Breast cancer is often mistaken as a woman-specific medical condition. While it is true that this dreadful condition has a much higher probability of striking women, men are not completely safe from it either. Read on to unravel the workings of this ailment and understand it better in the context of men.
Statistics state that 1% of the total breast cancer patient population is comprised of men, therefore, proving that though the possibility of contracting it may be very faint, men are not entirely off the hook when it comes to this disease. Men have breast tissue too which is susceptible to malignancies. The ducts and lobules present in men are far less numerous than those found in women. It is mostly in these parts that cancer surfaces, which is why the possibility of such an occurrence in males is lesser than females. Unfortunately, due to a lack of awareness of this disease, men usually fail to check for lumps in their chest that could help catch the disease sooner. A taboo attached to such a situation also stops people from seeking support, giving the cancer time to spread.
Here are five truths about this form of carcinoma in men that everyone needs to know:
- Lumps Are Almost Always the First Sign. It is easier to spot an unusual growth around the chest in men than in women primarily as a result of tissue scarcity. In the case of carcinoma in this region, a tumor is more likely to show up in the armpit or the area encircling the nipples, making the surrounding skin stretch or retract.
- Genetics Matter. Similar cases in the family– regardless of the gender of those affected – hikes your risk manifold. Gene mutations related to this condition can also be inherited, therefore, making you more vulnerable to a malignant growth
- Estrogen-Boosting Health Conditions Can Worsen Your Case. Since the creation and multiplication of cells in the breast is driven by the number of hormones like estrogen, any disease that elevates the level of estrogen can lay the foundation for carcinoma in this region. Obesity, liver cirrhosis, and hormone-altering are all examples of risk-elevating factors.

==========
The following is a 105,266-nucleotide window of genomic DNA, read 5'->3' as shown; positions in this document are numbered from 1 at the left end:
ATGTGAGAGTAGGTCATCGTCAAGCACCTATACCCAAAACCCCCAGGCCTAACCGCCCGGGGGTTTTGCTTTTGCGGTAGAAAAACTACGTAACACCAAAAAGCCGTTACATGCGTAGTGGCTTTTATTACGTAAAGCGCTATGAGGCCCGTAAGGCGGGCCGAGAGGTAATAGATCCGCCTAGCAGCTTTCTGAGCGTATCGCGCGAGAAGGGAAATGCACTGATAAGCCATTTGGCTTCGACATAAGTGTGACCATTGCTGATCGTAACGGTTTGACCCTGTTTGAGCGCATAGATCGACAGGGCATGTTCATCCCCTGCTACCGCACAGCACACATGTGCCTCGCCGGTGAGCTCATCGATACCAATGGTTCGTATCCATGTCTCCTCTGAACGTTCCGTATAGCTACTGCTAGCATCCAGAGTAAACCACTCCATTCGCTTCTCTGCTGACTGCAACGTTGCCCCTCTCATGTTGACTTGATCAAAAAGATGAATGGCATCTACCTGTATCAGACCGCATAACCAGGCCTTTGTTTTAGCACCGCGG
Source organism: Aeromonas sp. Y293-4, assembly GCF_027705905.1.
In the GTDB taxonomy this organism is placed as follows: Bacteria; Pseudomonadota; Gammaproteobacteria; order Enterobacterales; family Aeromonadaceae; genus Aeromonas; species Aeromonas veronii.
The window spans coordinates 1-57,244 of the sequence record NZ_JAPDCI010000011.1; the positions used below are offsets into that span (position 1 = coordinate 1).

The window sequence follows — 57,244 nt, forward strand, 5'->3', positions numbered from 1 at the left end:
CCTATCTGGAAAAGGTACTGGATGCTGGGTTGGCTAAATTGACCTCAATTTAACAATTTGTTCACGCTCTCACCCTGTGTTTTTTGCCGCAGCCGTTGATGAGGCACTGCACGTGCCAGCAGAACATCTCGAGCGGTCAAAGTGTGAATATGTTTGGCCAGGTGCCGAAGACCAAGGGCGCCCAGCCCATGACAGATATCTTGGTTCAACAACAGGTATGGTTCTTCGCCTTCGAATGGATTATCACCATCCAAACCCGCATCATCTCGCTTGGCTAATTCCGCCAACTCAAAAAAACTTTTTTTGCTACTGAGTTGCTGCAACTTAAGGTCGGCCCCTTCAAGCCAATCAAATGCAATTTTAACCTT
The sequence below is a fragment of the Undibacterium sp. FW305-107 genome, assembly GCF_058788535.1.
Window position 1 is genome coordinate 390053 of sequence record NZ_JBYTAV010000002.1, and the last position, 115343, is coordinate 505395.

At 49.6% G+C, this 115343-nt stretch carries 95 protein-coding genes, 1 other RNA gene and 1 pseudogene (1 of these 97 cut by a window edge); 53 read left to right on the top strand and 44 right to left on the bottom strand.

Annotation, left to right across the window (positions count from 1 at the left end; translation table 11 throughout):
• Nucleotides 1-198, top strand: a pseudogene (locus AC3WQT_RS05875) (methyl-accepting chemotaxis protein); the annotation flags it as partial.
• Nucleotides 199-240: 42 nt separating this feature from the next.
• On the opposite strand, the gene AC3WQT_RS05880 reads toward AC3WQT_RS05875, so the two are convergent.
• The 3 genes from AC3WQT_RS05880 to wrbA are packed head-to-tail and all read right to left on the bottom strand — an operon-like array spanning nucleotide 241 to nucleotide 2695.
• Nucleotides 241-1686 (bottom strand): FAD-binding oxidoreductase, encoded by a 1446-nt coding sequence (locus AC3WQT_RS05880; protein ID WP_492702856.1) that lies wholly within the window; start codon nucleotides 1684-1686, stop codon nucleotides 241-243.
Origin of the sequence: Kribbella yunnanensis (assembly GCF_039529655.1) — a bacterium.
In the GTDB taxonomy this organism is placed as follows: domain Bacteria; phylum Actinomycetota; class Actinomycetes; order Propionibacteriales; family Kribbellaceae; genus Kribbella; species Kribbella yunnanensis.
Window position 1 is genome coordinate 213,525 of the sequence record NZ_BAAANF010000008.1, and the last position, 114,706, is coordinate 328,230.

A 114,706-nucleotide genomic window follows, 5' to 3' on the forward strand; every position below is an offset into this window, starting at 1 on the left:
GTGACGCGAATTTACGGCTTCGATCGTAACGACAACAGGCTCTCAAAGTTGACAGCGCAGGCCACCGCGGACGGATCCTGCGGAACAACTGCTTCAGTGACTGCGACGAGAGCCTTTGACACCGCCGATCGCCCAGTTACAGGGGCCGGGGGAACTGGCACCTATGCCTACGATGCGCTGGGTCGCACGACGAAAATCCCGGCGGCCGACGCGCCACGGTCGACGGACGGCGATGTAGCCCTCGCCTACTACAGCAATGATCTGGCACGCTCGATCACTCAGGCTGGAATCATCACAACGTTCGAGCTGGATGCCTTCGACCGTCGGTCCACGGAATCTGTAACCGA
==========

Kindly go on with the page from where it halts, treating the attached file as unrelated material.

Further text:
- Age Plays a Vital Role. Regardless of gender, cancer risk starts climbing with age. After the 60-year mark, your risk soars dramatically, with 68 years old being the average amongst men with this disease.
- Do Not Confuse A Lump With Gynecomastia. Gynecomastia - commonly referred to as man-breasts, is a condition in which higher than usual levels of estrogen in a man give rise to the formation of excessive tissue. It is critical to detect any variations in the breast region to rule out the chances of cancer before concluding that it is just gynecomastia.
- Jaundice – This is the easiest to spot as it leads to the sallow skin as well as dark colored urine. This outcome occurs when an unusual cancerous growth obstructs the ducts, hampering the biliary flow and making it accumulate in the bloodstream.
- Excessive Itching – Skin that is itchy without any visible reason is another sign to be watchful for. Such a condition occurs due to an aggregation of bile salts in the skin.
- Abdominal Pain - When in its later stages, this disease can cause abdominal pain as a tumor grows in size and pushes on the rest of the organs that surround it.
- Loss Of Appetite – A sign that is consistent across all forms of cancer, loss of appetite without any perceptible reason is also a symptom in this condition.
- Drastic Drop In Weight – If there has been a rapid and effortless decrease of weight, this can signal a malignancy in the biliary ducts.
- Fever – A high-grade temperature that does not subside could also be an indication.
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